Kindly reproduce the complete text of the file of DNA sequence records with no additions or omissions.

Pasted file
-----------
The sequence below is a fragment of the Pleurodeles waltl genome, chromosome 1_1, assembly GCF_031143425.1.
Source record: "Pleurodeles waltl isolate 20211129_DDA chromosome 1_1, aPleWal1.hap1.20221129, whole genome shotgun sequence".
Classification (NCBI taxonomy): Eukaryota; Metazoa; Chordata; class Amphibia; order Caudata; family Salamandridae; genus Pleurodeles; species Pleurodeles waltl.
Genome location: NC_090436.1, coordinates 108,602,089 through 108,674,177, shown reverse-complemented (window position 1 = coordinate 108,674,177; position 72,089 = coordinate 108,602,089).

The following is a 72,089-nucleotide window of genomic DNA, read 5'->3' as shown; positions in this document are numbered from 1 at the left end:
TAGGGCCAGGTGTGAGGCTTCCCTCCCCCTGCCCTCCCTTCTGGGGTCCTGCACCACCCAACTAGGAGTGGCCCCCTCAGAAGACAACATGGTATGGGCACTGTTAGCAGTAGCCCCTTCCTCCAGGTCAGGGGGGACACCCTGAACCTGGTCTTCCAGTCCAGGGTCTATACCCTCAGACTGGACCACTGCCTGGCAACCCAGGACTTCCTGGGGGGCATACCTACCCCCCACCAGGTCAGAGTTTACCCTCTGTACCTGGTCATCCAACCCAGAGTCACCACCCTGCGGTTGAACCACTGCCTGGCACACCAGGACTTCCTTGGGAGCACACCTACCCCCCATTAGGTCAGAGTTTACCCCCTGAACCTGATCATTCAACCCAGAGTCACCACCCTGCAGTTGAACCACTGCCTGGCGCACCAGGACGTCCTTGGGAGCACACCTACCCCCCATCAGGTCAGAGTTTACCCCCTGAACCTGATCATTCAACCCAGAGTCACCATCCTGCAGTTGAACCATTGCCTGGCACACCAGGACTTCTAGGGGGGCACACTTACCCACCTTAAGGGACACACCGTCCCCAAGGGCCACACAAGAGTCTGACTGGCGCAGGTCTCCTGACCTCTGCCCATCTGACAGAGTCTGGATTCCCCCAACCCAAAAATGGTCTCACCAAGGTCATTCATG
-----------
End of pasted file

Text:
The sequence below is a fragment of the Pleurodeles waltl genome, chromosome 1_1, assembly GCF_031143425.1.
Source record: "Pleurodeles waltl isolate 20211129_DDA chromosome 1_1, aPleWal1.hap1.20221129, whole genome shotgun sequence".
Classification (NCBI taxonomy): Eukaryota; Metazoa; Chordata; class Amphibia; order Caudata; family Salamandridae; genus Pleurodeles; species Pleurodeles waltl.
Genome location: NC_090436.1, coordinates 108,602,089 through 108,674,177, shown reverse-complemented (window position 1 = coordinate 108,674,177; position 72,089 = coordinate 108,602,089).

The following is a 72,089-nucleotide window of genomic DNA, read 5'->3' as shown; positions in this document are numbered from 1 at the left end:
TAGGGCCAGGTGTGAGGCTTCCCTCCCCCTGCCCTCCCTTCTGGGGTCCTGCACCACCCAACTAGGAGTGGCCCCCTCAGAAGACAACATGGTATGGGCACTGTTAGCAGTAGCCCCTTCCTCCAGGTCAGGGGGGACACCCTGAACCTGGTCTTCCAGTCCAGGGTCTATACCCTCAGACTGGACCACTGCCTGGCAACCCAGGACTTCCTGGGGGGCATACCTACCCCCCACCAGGTCAGAGTTTACCCTCTGTACCTGGTCATCCAACCCAGAGTCACCACCCTGCGGTTGAACCACTGCCTGGCACACCAGGACTTCCTTGGGAGCACACCTACCCCCCATTAGGTCAGAGTTTACCCCCTGAACCTGATCATTCAACCCAGAGTCACCACCCTGCAGTTGAACCACTGCCTGGCGCACCAGGACGTCCTTGGGAGCACACCTACCCCCCATCAGGTCAGAGTTTACCCCCTGAACCTGATCATTCAACCCAGAGTCACCATCCTGCAGTTGAACCATTGCCTGGCACACCAGGACTTCTAGGGGGGCACACTTACCCACCTTAAGGGACACACCGTCCCCAAGGGCCACACAAGAGTCTGACTGGCGCAGGTCTCCTGACCTCTGCCCATCTGACAGAGTCTGGATTCCCCCAACCCAAAAATGGTCTCACCAAGGTCATTCATG